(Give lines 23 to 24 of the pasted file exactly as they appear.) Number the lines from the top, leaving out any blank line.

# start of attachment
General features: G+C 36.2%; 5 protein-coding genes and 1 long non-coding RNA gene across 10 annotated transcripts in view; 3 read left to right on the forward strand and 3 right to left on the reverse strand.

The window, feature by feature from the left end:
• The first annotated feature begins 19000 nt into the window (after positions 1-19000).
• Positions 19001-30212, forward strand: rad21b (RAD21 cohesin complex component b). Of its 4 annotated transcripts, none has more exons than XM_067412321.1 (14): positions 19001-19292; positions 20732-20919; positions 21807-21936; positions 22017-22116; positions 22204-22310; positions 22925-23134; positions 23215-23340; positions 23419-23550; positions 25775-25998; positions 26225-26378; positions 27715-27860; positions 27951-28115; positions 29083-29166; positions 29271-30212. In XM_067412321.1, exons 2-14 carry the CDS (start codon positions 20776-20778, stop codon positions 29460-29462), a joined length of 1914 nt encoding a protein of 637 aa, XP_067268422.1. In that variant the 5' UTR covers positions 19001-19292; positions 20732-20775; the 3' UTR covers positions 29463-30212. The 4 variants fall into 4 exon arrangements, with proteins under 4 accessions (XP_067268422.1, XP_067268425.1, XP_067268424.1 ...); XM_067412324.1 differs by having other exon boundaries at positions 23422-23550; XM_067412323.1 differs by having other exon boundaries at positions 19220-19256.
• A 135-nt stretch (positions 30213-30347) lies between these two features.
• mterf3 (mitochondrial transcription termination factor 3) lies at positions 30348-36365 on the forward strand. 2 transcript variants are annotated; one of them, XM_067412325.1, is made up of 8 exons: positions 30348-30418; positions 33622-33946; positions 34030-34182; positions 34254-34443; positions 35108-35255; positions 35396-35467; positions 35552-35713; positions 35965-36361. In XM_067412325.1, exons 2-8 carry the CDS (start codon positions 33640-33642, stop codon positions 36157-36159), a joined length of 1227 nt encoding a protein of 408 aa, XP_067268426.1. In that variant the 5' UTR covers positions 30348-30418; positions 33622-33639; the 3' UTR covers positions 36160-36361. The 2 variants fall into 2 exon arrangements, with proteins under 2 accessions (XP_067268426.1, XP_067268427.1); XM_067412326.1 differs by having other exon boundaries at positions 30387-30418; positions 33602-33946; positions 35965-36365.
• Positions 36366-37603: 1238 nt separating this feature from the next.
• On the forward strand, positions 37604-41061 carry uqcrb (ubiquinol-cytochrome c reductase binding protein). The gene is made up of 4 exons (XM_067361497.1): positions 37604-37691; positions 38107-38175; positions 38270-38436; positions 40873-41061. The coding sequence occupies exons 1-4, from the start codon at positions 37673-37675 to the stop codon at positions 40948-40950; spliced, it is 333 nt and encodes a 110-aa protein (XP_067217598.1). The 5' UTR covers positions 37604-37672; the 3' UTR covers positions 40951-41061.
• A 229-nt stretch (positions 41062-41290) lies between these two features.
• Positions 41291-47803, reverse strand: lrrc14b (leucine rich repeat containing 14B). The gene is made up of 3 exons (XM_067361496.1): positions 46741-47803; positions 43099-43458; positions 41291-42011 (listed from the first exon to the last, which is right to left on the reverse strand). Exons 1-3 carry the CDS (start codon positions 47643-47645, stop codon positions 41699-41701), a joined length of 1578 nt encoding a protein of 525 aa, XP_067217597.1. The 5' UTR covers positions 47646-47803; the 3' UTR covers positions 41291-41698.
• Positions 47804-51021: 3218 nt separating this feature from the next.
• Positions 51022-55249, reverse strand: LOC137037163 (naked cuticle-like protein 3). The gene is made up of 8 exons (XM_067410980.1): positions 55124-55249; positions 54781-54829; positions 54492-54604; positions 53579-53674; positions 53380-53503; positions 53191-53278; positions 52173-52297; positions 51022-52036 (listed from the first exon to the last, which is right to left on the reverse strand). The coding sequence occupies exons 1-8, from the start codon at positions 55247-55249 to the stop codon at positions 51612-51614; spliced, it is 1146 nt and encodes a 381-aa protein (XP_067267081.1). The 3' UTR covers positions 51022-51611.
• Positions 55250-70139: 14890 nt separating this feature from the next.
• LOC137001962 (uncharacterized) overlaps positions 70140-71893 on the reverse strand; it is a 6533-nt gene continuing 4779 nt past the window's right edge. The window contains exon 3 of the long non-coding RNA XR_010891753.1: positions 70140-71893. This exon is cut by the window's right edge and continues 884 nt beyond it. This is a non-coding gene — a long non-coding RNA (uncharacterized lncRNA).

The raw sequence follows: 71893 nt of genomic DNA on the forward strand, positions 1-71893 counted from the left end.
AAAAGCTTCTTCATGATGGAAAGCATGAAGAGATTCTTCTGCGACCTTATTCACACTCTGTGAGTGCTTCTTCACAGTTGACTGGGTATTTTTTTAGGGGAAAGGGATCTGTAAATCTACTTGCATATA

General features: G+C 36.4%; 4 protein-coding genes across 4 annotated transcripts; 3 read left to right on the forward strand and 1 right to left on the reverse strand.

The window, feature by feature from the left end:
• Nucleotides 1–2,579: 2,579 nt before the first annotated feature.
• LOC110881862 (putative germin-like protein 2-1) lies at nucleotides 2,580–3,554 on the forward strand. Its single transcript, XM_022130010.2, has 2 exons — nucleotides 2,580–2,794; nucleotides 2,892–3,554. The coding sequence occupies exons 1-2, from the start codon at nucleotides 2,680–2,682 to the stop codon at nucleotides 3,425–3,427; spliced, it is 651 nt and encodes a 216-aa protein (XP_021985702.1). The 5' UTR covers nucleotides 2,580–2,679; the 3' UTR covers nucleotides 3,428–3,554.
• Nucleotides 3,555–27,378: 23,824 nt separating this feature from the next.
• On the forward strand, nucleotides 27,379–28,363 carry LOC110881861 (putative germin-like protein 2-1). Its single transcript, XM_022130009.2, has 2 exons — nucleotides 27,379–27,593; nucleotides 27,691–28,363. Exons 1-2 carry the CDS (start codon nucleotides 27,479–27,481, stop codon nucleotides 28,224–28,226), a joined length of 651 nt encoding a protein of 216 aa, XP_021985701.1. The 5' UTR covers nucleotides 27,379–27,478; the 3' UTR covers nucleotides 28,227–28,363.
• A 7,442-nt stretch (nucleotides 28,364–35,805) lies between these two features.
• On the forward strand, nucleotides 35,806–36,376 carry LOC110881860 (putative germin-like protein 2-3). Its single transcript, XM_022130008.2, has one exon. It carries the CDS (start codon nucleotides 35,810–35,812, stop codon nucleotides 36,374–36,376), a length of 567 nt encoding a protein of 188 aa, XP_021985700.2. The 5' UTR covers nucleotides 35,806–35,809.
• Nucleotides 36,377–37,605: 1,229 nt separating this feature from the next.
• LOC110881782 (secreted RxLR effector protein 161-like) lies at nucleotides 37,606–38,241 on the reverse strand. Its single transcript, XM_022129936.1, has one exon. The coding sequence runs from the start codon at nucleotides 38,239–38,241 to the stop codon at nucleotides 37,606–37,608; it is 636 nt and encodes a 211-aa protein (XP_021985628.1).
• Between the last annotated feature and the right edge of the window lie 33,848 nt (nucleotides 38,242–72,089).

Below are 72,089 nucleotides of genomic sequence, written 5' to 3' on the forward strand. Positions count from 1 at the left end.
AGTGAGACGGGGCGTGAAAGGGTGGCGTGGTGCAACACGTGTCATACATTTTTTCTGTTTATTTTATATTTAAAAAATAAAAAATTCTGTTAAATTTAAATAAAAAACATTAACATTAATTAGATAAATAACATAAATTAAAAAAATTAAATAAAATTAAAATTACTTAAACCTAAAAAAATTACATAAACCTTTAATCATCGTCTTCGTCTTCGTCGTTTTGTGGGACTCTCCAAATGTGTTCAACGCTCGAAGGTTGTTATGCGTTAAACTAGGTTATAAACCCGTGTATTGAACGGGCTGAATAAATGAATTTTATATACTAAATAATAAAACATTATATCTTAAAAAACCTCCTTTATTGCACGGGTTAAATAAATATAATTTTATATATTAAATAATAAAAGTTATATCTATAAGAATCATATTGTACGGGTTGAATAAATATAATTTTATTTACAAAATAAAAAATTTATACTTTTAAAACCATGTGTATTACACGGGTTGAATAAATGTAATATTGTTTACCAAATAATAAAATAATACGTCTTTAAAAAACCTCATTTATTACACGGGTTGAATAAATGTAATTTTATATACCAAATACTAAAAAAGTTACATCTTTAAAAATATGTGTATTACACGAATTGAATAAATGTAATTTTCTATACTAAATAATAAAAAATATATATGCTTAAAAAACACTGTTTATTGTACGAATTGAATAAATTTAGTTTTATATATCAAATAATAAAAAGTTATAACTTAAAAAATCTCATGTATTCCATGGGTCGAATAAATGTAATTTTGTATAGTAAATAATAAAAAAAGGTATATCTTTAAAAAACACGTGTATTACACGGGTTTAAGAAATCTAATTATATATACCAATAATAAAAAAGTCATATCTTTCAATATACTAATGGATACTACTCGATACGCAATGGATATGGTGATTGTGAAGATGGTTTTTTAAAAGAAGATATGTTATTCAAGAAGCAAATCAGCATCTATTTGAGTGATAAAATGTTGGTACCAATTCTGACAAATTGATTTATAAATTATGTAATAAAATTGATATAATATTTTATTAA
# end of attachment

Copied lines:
• A 7,442-nt stretch (nucleotides 28,364–35,805) lies between these two features.
• On the forward strand, nucleotides 35,806–36,376 carry LOC110881860 (putative germin-like protein 2-3). Its single transcript, XM_022130008.2, has one exon. It carries the CDS (start codon nucleotides 35,810–35,812, stop codon nucleotides 36,374–36,376), a length of 567 nt encoding a protein of 188 aa, XP_021985700.2. The 5' UTR covers nucleotides 35,806–35,809.